There are so many ridiculous things about our attitude to house prices in Britain that it is hard to know where to start. But I was reminded this week about one of the more irritating. When prices go up, people are thrilled. They are richer through no effort of their own. But no sooner have these unearned and unmonetised riches appeared in their imagination, than an article in the Sunday papers starts freaking them out about the inheritance tax (IHT) that will have to be paid on their estate on their death. And so it was this week.
The IHT take is rising fast it was up 7% in the year to April 2013 and is around 30% higher now than it was in 2010. But while The Daily Telegraph runs with the idea that there is a "death duty threat as housing booms", the rise isn't really about house prices. Instead it's about fiscal drag.
The IHT nil rate is stuck at £325,000 and is expected to stay there until at least 2019. IHT used to be seen as something of a voluntary tax by the rich, but various rule changes have made the networks of trust and avoidance techniques that once kept money firmly inside families rather less effective than they once were.
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However, that doesn't necessarily mean that you have to pay that much of it. Anyone really concerned about IHT can simply sell their house, buy a cheaper one, gift the leftover cash to their children and hope to live for seven years. After all, as there is no capital gains tax on the sale of your own house, this really is one of the few ways left to capture and transfer unearned wealth.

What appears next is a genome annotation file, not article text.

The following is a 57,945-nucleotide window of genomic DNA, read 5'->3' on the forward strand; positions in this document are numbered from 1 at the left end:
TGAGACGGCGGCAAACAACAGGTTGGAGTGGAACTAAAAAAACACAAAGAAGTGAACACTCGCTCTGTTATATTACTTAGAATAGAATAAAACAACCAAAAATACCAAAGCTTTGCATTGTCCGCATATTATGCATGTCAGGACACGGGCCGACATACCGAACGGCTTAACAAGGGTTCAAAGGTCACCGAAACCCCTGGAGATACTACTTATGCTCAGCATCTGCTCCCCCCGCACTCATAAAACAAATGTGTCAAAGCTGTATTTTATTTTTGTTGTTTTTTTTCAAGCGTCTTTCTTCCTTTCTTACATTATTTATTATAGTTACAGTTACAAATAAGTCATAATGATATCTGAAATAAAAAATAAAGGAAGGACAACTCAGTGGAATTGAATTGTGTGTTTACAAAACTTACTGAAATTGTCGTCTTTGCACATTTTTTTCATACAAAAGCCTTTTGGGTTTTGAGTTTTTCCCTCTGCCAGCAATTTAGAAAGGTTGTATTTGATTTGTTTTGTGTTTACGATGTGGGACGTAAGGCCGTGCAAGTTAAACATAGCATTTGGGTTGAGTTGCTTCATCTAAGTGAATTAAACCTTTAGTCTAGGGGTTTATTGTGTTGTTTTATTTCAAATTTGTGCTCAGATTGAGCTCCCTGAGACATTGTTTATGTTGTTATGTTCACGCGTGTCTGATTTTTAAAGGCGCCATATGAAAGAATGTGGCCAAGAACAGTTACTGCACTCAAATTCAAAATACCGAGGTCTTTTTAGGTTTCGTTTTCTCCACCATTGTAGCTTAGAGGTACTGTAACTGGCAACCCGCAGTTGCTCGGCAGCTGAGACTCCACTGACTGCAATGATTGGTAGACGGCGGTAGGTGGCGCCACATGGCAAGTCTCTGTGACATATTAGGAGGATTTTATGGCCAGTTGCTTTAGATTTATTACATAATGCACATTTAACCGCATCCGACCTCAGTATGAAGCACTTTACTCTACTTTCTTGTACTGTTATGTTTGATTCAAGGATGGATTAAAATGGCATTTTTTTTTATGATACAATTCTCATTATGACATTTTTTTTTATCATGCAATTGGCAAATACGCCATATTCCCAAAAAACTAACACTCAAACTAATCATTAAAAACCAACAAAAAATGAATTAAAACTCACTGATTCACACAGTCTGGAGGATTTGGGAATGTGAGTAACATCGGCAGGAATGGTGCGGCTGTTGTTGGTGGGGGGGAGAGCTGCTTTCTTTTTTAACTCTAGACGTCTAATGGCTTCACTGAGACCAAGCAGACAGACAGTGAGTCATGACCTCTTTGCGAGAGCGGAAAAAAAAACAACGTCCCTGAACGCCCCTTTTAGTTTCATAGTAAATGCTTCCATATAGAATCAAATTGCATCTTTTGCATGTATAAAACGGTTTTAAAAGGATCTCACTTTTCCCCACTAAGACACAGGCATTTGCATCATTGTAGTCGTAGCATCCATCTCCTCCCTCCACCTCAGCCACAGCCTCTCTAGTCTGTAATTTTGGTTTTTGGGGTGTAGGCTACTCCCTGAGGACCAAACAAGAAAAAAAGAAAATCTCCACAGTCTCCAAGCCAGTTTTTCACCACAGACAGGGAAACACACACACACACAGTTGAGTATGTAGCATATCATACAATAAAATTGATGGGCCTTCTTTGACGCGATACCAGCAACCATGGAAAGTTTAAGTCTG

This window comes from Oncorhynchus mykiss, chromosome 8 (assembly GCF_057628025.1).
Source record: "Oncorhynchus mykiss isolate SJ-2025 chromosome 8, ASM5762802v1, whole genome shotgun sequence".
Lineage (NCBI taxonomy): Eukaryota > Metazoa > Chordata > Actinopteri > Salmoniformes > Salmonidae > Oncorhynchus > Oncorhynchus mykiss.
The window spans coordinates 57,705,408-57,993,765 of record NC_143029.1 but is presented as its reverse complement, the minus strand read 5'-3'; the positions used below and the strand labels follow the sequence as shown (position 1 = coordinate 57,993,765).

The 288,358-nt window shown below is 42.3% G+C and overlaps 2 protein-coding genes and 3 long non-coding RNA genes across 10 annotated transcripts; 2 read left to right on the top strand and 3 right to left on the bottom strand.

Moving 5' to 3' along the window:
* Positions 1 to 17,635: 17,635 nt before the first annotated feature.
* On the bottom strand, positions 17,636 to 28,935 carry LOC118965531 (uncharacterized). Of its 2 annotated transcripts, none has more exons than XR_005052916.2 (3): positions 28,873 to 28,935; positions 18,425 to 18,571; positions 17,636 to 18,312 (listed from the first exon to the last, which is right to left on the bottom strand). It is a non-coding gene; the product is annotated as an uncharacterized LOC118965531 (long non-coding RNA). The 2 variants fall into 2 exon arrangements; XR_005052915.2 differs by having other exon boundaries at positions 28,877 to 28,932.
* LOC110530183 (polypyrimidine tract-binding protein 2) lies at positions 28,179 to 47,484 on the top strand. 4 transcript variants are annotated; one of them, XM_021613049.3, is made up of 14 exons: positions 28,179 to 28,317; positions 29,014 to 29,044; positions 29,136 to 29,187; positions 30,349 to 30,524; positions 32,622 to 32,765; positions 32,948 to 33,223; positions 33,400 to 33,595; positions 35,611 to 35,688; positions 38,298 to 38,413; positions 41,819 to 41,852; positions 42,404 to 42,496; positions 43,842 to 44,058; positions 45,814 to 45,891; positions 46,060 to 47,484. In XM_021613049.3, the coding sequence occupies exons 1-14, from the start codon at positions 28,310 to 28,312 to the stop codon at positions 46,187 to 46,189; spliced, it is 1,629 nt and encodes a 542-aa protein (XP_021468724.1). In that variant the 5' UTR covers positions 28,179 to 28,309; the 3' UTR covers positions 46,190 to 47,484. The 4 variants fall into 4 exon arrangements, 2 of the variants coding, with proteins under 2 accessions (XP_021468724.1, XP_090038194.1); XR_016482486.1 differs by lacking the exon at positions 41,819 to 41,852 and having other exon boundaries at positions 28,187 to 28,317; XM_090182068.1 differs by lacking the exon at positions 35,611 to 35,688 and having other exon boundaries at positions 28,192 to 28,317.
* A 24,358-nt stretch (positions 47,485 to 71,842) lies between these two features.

The other much under-used option is to give gifts from surplus income. You can give regular gifts to whoever you like, as long as doing so doesn't reduce your own standard of living. If you can do this (and it is one of the ways the rich stay rich), it is an incredibly effective way to transfer wealth.
Finally, it is worth making sure, as Richard Dyson notes in The Daily Telegraph, that "you don't inherit more yourself". If you find yourself a beneficiary of cash you don't need, then try to use a deed of variation to transfer the bequest to your own heirs without it ever being added to your own estate for tax purposes.
If you can't or won't do any of these things, there is one more way to make IHT feel like less of an attack on your carefully built-up savings. Think of it not as a tax on the estate of the deceased, but as an income tax on the cash disbursed to the heirs. They pay income tax or capital gains tax on everything else that comes their way, and in some senses this is no different. Not that it will feel that way to them.
Merryn Somerset Webb started her career in Tokyo at public broadcaster NHK before becoming a Japanese equity broker at what was then Warburgs. She went on to work at SBC and UBS without moving from her desk in Kamiyacho (it was the age of mergers).
After five years in Japan she returned to work in the UK at Paribas. This soon became BNP Paribas. Again, no desk move was required. On leaving the City, Merryn helped The Week magazine with its City pages before becoming the launch editor of MoneyWeek in 2000 and taking on columns first in the Sunday Times and then in 2009 in the Financial Times
Twenty years on, MoneyWeek is the best-selling financial magazine in the UK. Merryn was its Editor in Chief until 2022. She is now a senior columnist at Bloomberg and host of the Merryn Talks Money podcast - but still writes for Moneyweek monthly.
Merryn is also is a non executive director of two investment trusts – BlackRock Throgmorton, and the Murray Income Investment Trust.
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